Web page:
If you are running a marathon for the first time I commend you. Welcome to rundreamachieve.com. I am glad you have arrived here and hope this post will be helpful to you.
It is an achievement that a small portion of the world will ever consider doing. In addition, it a task that will intimidate a significant amount more.
I remember my first marathon well.
It was the 2002 New York City Marathon and I had absolutely no idea what I was doing.
The only thing I did know is that I wanted to have a good time and try to finish.
I started in last place (32,189th) for charity and finished in 253rd by races end in 2.43.36.
I was relieved to have even finished and didn't know the difference between a good time and a bad time.
If you are running a marathon for the first time it is totally normal to be nervous. Additionally, many athletes don't know what to expect.
My goal here is to provide some suggestions that will help alleviate the stress you may be feeling.
How Long Should a Beginner Run a Marathon?
Below are some tips I would keep in mind as you prepare for your marathon. I think the optimal time frame to train for one is a minimum of 16 and preferably between 20 to 24 weeks. Remember, the longer your build up the better trained and prepared you are going to be. It takes a minimum of 3 weeks for the body to adapt to any stress load being placed on it.
So, start slow with your mileage. I would focus on running easy for at least 4 weeks before starting your training plan. Of course, our mile to 50k training plans focus first on aerobic training. We then focus on moving into faster workouts later on. Make sure to click on any of the green buttons on this post to learn more about our resources. You can also visit the testimonial page to see what other runners are saying about RunDreamAchieve.
1. Gradually build your mileage and try to increase no more than 10% per week.
There are a lot of runners running a marathon for the first time who think you have to run 80-120 miles a week to finish the race.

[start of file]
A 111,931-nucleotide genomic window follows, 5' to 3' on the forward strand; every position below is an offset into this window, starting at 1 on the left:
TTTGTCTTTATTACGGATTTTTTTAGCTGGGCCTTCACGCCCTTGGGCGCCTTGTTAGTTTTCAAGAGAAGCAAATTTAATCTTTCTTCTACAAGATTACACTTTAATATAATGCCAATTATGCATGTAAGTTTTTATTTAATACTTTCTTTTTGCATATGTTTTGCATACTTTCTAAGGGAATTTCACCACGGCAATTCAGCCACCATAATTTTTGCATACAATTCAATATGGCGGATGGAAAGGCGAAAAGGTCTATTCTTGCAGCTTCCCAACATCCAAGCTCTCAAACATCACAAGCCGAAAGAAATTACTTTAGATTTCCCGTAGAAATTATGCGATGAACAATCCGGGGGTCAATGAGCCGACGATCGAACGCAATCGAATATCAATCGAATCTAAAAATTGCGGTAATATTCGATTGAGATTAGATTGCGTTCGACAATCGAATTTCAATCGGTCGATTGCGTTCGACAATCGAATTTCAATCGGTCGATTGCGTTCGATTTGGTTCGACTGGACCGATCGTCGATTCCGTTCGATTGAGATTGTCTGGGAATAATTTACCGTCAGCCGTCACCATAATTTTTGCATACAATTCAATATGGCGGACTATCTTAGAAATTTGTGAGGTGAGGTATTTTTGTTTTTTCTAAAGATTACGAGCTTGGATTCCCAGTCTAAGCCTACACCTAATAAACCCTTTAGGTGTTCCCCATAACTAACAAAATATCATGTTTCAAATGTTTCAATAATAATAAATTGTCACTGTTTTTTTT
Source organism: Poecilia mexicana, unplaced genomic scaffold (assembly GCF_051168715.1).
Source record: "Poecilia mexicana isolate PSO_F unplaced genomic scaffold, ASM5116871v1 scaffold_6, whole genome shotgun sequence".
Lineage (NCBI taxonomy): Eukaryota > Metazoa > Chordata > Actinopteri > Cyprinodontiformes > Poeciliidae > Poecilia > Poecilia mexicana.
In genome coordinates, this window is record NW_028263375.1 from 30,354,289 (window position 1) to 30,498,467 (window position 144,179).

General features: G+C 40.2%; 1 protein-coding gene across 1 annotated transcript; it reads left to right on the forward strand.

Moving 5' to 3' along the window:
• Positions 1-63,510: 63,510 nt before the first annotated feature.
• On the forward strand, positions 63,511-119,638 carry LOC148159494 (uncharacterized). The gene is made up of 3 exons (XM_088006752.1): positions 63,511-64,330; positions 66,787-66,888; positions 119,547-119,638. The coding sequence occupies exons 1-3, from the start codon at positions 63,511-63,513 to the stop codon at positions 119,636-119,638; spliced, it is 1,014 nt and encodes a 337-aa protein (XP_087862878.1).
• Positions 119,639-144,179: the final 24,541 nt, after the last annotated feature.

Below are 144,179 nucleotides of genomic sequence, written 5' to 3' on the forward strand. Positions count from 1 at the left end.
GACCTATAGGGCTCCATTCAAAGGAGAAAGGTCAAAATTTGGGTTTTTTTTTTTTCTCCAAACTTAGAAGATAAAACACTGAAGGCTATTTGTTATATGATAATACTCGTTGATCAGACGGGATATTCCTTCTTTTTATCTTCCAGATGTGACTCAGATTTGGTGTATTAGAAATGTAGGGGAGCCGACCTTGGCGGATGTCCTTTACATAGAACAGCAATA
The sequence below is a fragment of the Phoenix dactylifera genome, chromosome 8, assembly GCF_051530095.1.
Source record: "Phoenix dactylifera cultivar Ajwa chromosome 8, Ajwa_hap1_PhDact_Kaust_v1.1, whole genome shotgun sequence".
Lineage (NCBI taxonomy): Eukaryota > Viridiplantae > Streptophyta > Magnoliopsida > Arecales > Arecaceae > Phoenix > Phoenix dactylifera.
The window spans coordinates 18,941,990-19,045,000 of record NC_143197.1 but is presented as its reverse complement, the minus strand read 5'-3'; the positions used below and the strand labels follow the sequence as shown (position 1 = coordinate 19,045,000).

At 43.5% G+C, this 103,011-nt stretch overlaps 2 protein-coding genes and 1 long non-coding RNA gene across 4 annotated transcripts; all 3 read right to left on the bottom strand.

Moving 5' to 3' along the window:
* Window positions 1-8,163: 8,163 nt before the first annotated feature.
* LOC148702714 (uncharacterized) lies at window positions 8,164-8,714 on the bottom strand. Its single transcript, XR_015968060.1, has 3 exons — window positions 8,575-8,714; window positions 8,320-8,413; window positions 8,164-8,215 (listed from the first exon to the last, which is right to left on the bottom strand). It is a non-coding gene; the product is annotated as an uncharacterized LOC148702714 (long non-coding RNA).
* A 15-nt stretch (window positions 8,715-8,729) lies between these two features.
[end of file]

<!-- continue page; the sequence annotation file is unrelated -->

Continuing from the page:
You can still finish the marathon and run a great time with as little as 20 to 40 miles a a week.
Remember, the goal should be to finish the full 26.2 mile race unless you have a specific goal in mind. There are other factors that go into training for marathons pertaining to race pace but that isn't the objective here.
How Painful is Running a Marathon?
You will experience moderate to severe pain in the marathon. That being said, this is temporary. Of course, it is natural to be sore and tired after you run the race. Remember, make training the most difficult part of your preparation. The race itself is the celebration of all of your hard work. So, let your competition be overly uptight and nervous, not you.
I would highly recommend investing in a heart rate monitor. I use the Garmin 245. It helps me to ensure that I am not over training. In addition, running at the proper intensities during my tempo runs. Also, ensure that you are jogging during your easy days. The real benefits of our hard training come from with recovery period. So, ensure that you are jogging easy so that you can adapt to the hard training you are doing.
2. Sleep well.
You can do all the training you want but if you are not sleeping properly or enough you are not getting the benefit from all your hard work.
Rest is really important and can make or break performance in a marathon.
The benefits of the workouts we do don't come from the workouts but in the rest.
It comes down to the other hours of your day that matter.
What Should I Expect from My First Marathon?
It is normal to feel nervous prior to the start of your race. That being said, if you have trained well the race itself will be more fun. You will most certainly deal with mental challenges throughout the race. Again, this is 26.2 miles or 42.2 kilometers, not a 5k. So, the race is much longer. Make sure you are paying attention to hydration during the race.